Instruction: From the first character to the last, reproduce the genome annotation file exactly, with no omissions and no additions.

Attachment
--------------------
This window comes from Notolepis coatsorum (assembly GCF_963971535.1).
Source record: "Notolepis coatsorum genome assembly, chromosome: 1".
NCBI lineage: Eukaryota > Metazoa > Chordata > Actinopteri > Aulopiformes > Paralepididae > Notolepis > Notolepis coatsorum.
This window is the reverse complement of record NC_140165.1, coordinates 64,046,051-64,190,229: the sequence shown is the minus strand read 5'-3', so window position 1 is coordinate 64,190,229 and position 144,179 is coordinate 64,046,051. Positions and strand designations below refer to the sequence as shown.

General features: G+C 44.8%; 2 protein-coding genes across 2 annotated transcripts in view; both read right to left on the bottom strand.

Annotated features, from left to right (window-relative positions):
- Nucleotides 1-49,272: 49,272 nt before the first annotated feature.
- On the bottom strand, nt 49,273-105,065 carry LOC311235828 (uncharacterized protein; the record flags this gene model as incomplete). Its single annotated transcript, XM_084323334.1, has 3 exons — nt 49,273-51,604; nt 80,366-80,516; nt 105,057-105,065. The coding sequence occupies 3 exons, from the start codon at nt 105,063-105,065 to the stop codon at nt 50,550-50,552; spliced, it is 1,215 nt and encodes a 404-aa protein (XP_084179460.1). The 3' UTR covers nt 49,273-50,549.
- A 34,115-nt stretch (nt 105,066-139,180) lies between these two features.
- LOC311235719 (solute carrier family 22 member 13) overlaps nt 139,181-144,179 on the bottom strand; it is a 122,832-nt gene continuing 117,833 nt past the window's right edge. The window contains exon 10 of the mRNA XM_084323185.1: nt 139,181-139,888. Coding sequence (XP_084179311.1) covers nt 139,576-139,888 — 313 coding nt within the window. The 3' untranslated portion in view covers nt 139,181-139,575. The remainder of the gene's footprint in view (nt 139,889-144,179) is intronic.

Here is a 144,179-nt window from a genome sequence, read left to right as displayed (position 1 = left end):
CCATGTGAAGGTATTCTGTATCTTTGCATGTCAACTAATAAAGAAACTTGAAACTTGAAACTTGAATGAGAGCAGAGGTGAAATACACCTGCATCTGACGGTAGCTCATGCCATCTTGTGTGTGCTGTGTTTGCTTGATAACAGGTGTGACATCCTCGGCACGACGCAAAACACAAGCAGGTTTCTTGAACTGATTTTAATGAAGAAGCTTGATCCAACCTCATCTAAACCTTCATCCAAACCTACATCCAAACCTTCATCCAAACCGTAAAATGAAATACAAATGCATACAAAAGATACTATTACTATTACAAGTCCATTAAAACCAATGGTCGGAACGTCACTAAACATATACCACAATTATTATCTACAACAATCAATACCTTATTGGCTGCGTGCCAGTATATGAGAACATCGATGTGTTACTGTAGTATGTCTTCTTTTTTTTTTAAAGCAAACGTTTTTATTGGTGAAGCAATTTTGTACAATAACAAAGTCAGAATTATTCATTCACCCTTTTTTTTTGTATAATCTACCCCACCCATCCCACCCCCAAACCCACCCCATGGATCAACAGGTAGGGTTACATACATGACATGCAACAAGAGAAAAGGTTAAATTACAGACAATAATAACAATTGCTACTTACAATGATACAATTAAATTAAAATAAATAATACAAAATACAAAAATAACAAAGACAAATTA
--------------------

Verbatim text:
This window comes from Notolepis coatsorum (assembly GCF_963971535.1).
Source record: "Notolepis coatsorum genome assembly, chromosome: 1".
NCBI lineage: Eukaryota > Metazoa > Chordata > Actinopteri > Aulopiformes > Paralepididae > Notolepis > Notolepis coatsorum.
This window is the reverse complement of record NC_140165.1, coordinates 64,046,051-64,190,229: the sequence shown is the minus strand read 5'-3', so window position 1 is coordinate 64,190,229 and position 144,179 is coordinate 64,046,051. Positions and strand designations below refer to the sequence as shown.

General features: G+C 44.8%; 2 protein-coding genes across 2 annotated transcripts in view; both read right to left on the bottom strand.

Annotated features, from left to right (window-relative positions):
- Nucleotides 1-49,272: 49,272 nt before the first annotated feature.
- On the bottom strand, nt 49,273-105,065 carry LOC311235828 (uncharacterized protein; the record flags this gene model as incomplete). Its single annotated transcript, XM_084323334.1, has 3 exons — nt 49,273-51,604; nt 80,366-80,516; nt 105,057-105,065. The coding sequence occupies 3 exons, from the start codon at nt 105,063-105,065 to the stop codon at nt 50,550-50,552; spliced, it is 1,215 nt and encodes a 404-aa protein (XP_084179460.1). The 3' UTR covers nt 49,273-50,549.
- A 34,115-nt stretch (nt 105,066-139,180) lies between these two features.
- LOC311235719 (solute carrier family 22 member 13) overlaps nt 139,181-144,179 on the bottom strand; it is a 122,832-nt gene continuing 117,833 nt past the window's right edge. The window contains exon 10 of the mRNA XM_084323185.1: nt 139,181-139,888. Coding sequence (XP_084179311.1) covers nt 139,576-139,888 — 313 coding nt within the window. The 3' untranslated portion in view covers nt 139,181-139,575. The remainder of the gene's footprint in view (nt 139,889-144,179) is intronic.

Here is a 144,179-nt window from a genome sequence, read left to right as displayed (position 1 = left end):
CCATGTGAAGGTATTCTGTATCTTTGCATGTCAACTAATAAAGAAACTTGAAACTTGAAACTTGAATGAGAGCAGAGGTGAAATACACCTGCATCTGACGGTAGCTCATGCCATCTTGTGTGTGCTGTGTTTGCTTGATAACAGGTGTGACATCCTCGGCACGACGCAAAACACAAGCAGGTTTCTTGAACTGATTTTAATGAAGAAGCTTGATCCAACCTCATCTAAACCTTCATCCAAACCTACATCCAAACCTTCATCCAAACCGTAAAATGAAATACAAATGCATACAAAAGATACTATTACTATTACAAGTCCATTAAAACCAATGGTCGGAACGTCACTAAACATATACCACAATTATTATCTACAACAATCAATACCTTATTGGCTGCGTGCCAGTATATGAGAACATCGATGTGTTACTGTAGTATGTCTTCTTTTTTTTTTAAAGCAAACGTTTTTATTGGTGAAGCAATTTTGTACAATAACAAAGTCAGAATTATTCATTCACCCTTTTTTTTTGTATAATCTACCCCACCCATCCCACCCCCAAACCCACCCCATGGATCAACAGGTAGGGTTACATACATGACATGCAACAAGAGAAAAGGTTAAATTACAGACAATAATAACAATTGCTACTTACAATGATACAATTAAATTAAAATAAATAATACAAAATACAAAAATAACAAAGACAAATTA